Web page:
European Anti-Americanism: Analysis of a Pedigreed Prejudice

Open to the Public
Nador u. 9, Monument Building
Gellner room
Tuesday, October 26, 2004 - 6:00pm
Add to Calendar
Tuesday, October 26, 2004 - 6:00pm to 8:00pm

The event was organized by the Jewish Studies Project and the CPS Anti-Americanism Program.

The lecture was a summary of Andrei Markovits's book "Amerika. Dich hasst sich's besser. Antiamerikanismus und Antisemitismus in Europa" of which there were copies available.

"There is no doubt that the policies of the Bush Administration has massively contributed to a hitherto unprecedented deterioration in European-American relations. More than that, hating America have become a global ideology. My book - and my presentation - argues that this ideology, prejudice and hatred dates at least as far back as July 5, 1776, if not before. I will present a conceptual framework of anti-Americanism, then give historical examples, to be followed by a summary of a detailed empirical study that I have conducted in the present and very recent past. Concentrating on Germany, Britain, France and Italy, the data - I believe - reveal that anti-Americanism - at least on the elite level - has been endemic and has now become epidemic. Lastly, I will discuss anti-Americanism's twin - anti-Semitism - in my concluding remarks." (A. Markovits)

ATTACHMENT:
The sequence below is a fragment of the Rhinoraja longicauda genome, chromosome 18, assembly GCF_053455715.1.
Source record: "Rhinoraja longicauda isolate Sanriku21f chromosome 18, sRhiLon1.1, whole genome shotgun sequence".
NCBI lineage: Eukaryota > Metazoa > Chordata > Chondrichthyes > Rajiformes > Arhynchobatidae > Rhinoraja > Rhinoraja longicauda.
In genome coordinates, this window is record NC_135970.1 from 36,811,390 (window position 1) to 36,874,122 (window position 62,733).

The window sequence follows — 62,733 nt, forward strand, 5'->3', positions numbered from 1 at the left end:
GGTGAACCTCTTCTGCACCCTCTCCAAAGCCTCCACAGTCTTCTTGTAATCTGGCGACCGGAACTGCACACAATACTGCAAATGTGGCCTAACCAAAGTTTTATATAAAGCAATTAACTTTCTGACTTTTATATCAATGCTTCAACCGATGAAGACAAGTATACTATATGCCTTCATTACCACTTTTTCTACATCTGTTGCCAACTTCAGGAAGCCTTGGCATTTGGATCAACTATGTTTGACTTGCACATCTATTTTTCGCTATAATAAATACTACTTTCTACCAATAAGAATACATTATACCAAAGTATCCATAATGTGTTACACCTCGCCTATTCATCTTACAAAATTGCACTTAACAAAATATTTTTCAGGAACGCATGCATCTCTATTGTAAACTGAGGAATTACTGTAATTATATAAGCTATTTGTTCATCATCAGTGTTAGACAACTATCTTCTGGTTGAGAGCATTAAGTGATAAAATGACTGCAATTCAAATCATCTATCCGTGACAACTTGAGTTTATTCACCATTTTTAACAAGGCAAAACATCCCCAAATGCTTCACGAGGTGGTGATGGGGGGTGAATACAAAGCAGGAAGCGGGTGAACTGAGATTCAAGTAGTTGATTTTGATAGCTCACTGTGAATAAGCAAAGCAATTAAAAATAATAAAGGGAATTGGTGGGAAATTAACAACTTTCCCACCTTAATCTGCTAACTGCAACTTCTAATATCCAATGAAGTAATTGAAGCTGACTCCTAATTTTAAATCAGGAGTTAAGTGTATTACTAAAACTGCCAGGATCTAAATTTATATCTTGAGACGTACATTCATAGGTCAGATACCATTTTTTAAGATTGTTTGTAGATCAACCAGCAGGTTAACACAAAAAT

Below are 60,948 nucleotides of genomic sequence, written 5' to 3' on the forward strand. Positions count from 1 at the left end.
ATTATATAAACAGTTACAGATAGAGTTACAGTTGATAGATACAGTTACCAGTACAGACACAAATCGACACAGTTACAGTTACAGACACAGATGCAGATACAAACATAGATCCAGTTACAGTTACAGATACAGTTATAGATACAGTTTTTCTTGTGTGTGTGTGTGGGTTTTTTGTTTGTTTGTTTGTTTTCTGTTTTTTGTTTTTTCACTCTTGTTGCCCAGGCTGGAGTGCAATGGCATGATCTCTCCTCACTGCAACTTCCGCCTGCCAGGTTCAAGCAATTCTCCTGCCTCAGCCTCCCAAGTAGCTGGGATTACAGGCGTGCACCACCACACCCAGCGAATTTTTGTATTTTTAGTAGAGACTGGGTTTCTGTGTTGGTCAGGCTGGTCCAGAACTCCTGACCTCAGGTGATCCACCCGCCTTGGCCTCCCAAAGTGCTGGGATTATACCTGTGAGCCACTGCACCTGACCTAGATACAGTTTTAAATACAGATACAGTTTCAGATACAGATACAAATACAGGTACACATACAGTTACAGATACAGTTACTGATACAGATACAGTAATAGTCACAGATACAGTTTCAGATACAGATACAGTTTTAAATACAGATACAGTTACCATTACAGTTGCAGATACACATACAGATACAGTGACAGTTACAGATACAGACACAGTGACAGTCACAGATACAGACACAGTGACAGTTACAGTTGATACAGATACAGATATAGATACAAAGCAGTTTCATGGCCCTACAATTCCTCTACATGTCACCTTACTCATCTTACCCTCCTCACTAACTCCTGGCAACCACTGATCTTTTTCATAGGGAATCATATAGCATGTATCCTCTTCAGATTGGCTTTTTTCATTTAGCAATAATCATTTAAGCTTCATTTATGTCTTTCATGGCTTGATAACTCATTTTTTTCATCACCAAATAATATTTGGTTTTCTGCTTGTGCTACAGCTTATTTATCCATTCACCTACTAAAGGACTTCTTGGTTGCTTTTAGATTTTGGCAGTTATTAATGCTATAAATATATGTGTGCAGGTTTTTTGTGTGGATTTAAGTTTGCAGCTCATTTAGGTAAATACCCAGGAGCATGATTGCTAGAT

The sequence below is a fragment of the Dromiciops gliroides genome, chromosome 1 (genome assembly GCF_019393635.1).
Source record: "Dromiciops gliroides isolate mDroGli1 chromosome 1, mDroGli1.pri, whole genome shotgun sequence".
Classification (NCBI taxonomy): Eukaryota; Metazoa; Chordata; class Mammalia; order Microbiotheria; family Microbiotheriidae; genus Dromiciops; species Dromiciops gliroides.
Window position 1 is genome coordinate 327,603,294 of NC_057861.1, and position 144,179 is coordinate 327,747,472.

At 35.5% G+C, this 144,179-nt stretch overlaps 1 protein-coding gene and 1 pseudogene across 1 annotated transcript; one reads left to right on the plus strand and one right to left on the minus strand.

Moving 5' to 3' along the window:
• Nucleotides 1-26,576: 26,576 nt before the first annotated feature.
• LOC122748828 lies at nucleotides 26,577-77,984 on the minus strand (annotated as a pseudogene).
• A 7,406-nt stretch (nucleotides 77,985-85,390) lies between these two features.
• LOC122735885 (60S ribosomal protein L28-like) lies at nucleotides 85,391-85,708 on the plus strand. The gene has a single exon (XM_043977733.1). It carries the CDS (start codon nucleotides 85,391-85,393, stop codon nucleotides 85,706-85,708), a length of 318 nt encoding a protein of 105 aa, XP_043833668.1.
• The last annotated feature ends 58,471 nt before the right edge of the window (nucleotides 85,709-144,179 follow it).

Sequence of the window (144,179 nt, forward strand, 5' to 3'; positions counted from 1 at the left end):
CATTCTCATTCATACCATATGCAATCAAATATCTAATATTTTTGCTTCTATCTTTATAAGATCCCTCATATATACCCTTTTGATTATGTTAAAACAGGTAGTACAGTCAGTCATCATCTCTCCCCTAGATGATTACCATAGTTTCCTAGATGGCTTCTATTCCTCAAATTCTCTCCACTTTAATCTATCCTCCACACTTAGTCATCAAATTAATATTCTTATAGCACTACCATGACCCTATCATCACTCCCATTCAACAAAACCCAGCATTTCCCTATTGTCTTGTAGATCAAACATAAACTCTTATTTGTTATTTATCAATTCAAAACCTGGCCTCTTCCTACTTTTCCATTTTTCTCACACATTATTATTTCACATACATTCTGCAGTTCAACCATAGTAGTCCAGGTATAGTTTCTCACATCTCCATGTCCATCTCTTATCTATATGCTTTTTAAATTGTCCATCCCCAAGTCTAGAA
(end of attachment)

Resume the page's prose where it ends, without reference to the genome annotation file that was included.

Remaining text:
Andrei Markovits is Professor of Politics at the University of Michigan, Ann Arbor. He is the author and editor of many books, scholarly articles, conference papers, book reviews and newspaper contributions in English and many foreign languages on topics as varied as German and Austrian politics, anti-Semitism, anti-Americanism, social democracy, social movements, the European right and the European left. He has also worked extensively on comparative sports culture and American sports. One of Markovits's publications is Offside: Soccer and American Exceptionalism (2001).